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Physical Plant. (Buildings as used in 1970’s to 1980’s)

There were rumors of tunnels under Camp King. I have verified with Heidi List of the SEWO in Oberursel as well as a person who was involved in reconstruction on the post in the 1960's that there is no evidence that the tunnels existed. The myth may have been perpetuated as many other former German Military Installations were found to have tunnels. For example,  the IG Farben Complex in Frankfurt is known to have tunnels beneath the building..  

Camp King was located on 39 Acres of land. There were a total of 56 buildings. (Department of Defense Records)

The post was a like a self-contained city. It had a Post Exchange, commissary, bowling alley, movie theater, youth activity's club, and Officers and NCO clubs.

There were 4 barracks located on the lower portion of the post and others throughout the post. The barracks on the lower part of the post were used to house junior enlisted. Housing for senior enlisted and single officers were located on the hill in older buildings. The post had barracks space for 250 troops.

The largest building on the post was the headquarters building that housed the military operations of the post. Across the street from the headquarters building, behind the bowling alley, there were other offices.

There was a multipurpose field located near the headquarters building, across from the bowling alley. This was used for sports, as a parade ground as well as a helicopter-landing pad. There was enough room for a baseball and football field. On German American Days this field housed most of the military equipment as well as tents for concessions and booths for games.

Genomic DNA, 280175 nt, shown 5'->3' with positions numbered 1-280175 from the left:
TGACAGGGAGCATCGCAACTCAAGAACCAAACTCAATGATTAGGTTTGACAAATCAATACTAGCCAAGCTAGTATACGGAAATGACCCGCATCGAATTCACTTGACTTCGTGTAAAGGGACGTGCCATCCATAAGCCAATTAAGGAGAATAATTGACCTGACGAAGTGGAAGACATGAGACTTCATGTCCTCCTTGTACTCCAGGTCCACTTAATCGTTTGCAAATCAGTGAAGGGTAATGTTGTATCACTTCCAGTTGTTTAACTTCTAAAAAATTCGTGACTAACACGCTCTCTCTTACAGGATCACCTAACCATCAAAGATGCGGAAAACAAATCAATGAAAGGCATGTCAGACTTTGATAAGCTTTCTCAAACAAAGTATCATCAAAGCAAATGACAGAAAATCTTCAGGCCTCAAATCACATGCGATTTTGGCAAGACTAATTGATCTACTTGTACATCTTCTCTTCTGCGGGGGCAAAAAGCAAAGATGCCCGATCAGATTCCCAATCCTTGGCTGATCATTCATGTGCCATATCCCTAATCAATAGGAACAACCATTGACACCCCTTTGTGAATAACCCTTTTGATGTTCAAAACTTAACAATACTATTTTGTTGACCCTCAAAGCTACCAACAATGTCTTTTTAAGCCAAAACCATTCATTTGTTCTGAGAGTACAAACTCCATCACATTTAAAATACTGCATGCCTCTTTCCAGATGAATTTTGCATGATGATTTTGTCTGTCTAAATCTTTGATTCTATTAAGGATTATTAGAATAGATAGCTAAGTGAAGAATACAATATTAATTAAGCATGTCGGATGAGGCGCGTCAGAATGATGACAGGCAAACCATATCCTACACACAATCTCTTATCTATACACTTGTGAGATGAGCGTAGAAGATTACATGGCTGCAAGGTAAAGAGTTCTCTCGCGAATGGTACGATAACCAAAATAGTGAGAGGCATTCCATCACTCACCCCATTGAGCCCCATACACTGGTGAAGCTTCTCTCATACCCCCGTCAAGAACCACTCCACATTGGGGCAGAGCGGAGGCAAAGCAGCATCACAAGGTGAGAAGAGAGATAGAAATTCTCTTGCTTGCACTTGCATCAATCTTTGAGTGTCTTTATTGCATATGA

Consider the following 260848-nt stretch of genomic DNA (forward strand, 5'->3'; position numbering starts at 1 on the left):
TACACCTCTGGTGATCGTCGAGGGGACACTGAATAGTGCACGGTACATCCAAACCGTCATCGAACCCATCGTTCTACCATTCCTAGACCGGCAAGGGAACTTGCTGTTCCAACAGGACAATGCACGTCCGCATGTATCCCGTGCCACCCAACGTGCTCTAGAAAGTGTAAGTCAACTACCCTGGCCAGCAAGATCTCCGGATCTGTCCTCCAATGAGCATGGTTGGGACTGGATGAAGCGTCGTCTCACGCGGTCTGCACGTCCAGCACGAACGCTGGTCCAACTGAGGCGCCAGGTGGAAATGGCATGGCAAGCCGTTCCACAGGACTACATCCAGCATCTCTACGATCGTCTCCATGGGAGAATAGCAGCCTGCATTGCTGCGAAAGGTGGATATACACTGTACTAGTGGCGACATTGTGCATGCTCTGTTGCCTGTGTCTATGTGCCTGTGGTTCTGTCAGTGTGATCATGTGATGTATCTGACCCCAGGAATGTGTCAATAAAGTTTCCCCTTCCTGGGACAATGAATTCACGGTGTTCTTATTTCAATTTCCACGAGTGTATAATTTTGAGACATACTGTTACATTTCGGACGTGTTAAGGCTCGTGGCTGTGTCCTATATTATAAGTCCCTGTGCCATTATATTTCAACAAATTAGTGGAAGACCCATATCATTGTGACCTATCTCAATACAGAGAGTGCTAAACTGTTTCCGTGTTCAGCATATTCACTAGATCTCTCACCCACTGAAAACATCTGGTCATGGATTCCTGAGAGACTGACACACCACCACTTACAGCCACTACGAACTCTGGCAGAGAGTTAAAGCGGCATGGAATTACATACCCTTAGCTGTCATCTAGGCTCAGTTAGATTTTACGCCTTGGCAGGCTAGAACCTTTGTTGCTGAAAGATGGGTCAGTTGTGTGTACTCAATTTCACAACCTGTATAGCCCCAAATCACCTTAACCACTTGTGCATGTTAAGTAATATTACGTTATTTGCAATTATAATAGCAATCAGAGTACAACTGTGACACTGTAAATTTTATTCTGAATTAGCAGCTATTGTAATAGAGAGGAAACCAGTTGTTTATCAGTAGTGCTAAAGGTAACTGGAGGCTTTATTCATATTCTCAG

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Multi-purpose field, being used as a helicopter landing pad. The area where it is landing is the football field and to the left is the baseball field. (Picture Courtesy of Barry Friedman)

The clinic was located next to the headquarters building. It was one of the original German houses. There was just enough room for an exam room, a doctor's office and small waiting area.

Pictured above is the Dispensary (Picture courtesy of Maurice Cammack taken circa 1967-69)

There was also a small jail facility on the post that was located in the area of the bowling alley and NCO Club.


  Aerial View of Camp King above (Courtesy Stadt Oberursel and SEWO, date of picture unknown)

 Picture above and Below is an aerial picture taken in the 1950's.(Picture courtesy of Walter Elkins)